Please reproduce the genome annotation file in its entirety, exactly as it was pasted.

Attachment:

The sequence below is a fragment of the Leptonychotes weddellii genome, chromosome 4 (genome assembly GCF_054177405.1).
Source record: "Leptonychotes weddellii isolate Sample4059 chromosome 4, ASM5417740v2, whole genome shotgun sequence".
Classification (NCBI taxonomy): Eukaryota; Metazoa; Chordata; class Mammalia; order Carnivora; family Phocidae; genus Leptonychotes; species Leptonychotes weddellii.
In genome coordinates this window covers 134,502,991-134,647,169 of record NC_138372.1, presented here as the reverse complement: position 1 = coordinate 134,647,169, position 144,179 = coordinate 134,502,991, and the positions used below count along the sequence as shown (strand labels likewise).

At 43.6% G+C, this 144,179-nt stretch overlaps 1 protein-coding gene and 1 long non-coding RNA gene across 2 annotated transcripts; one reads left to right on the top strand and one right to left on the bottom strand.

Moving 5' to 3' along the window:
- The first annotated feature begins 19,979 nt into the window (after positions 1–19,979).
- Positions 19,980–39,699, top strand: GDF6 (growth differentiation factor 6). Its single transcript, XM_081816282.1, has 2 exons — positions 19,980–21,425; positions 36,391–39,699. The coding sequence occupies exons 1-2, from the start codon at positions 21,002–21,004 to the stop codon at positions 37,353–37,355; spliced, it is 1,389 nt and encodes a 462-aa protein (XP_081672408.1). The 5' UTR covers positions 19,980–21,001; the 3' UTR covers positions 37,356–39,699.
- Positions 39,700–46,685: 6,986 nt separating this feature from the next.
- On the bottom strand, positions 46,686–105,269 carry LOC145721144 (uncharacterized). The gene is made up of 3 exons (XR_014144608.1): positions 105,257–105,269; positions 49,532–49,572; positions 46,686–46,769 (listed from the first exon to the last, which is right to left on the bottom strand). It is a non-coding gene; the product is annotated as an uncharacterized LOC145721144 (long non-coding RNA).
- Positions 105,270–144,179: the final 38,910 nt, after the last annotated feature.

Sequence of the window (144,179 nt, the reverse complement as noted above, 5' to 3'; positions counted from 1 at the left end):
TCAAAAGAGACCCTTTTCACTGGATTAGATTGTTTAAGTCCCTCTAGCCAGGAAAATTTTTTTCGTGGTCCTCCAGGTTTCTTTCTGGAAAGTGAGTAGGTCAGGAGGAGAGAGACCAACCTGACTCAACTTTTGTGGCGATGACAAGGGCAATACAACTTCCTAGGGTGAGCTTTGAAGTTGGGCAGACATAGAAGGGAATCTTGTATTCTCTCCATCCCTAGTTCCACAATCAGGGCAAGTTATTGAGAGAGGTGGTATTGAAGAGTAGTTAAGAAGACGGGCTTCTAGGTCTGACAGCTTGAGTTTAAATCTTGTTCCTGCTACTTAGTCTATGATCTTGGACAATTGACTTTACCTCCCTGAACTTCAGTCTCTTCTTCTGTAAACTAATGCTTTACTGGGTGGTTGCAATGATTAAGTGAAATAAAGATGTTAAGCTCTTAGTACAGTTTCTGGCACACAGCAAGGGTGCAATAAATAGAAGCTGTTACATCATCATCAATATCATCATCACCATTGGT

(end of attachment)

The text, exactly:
The sequence below is a fragment of the Leptonychotes weddellii genome, chromosome 4 (genome assembly GCF_054177405.1).
Source record: "Leptonychotes weddellii isolate Sample4059 chromosome 4, ASM5417740v2, whole genome shotgun sequence".
Classification (NCBI taxonomy): Eukaryota; Metazoa; Chordata; class Mammalia; order Carnivora; family Phocidae; genus Leptonychotes; species Leptonychotes weddellii.
In genome coordinates this window covers 134,502,991-134,647,169 of record NC_138372.1, presented here as the reverse complement: position 1 = coordinate 134,647,169, position 144,179 = coordinate 134,502,991, and the positions used below count along the sequence as shown (strand labels likewise).

At 43.6% G+C, this 144,179-nt stretch overlaps 1 protein-coding gene and 1 long non-coding RNA gene across 2 annotated transcripts; one reads left to right on the top strand and one right to left on the bottom strand.

Moving 5' to 3' along the window:
- The first annotated feature begins 19,979 nt into the window (after positions 1–19,979).
- Positions 19,980–39,699, top strand: GDF6 (growth differentiation factor 6). Its single transcript, XM_081816282.1, has 2 exons — positions 19,980–21,425; positions 36,391–39,699. The coding sequence occupies exons 1-2, from the start codon at positions 21,002–21,004 to the stop codon at positions 37,353–37,355; spliced, it is 1,389 nt and encodes a 462-aa protein (XP_081672408.1). The 5' UTR covers positions 19,980–21,001; the 3' UTR covers positions 37,356–39,699.
- Positions 39,700–46,685: 6,986 nt separating this feature from the next.
- On the bottom strand, positions 46,686–105,269 carry LOC145721144 (uncharacterized). The gene is made up of 3 exons (XR_014144608.1): positions 105,257–105,269; positions 49,532–49,572; positions 46,686–46,769 (listed from the first exon to the last, which is right to left on the bottom strand). It is a non-coding gene; the product is annotated as an uncharacterized LOC145721144 (long non-coding RNA).
- Positions 105,270–144,179: the final 38,910 nt, after the last annotated feature.

Sequence of the window (144,179 nt, the reverse complement as noted above, 5' to 3'; positions counted from 1 at the left end):
TCAAAAGAGACCCTTTTCACTGGATTAGATTGTTTAAGTCCCTCTAGCCAGGAAAATTTTTTTCGTGGTCCTCCAGGTTTCTTTCTGGAAAGTGAGTAGGTCAGGAGGAGAGAGACCAACCTGACTCAACTTTTGTGGCGATGACAAGGGCAATACAACTTCCTAGGGTGAGCTTTGAAGTTGGGCAGACATAGAAGGGAATCTTGTATTCTCTCCATCCCTAGTTCCACAATCAGGGCAAGTTATTGAGAGAGGTGGTATTGAAGAGTAGTTAAGAAGACGGGCTTCTAGGTCTGACAGCTTGAGTTTAAATCTTGTTCCTGCTACTTAGTCTATGATCTTGGACAATTGACTTTACCTCCCTGAACTTCAGTCTCTTCTTCTGTAAACTAATGCTTTACTGGGTGGTTGCAATGATTAAGTGAAATAAAGATGTTAAGCTCTTAGTACAGTTTCTGGCACACAGCAAGGGTGCAATAAATAGAAGCTGTTACATCATCATCAATATCATCATCACCATTGGT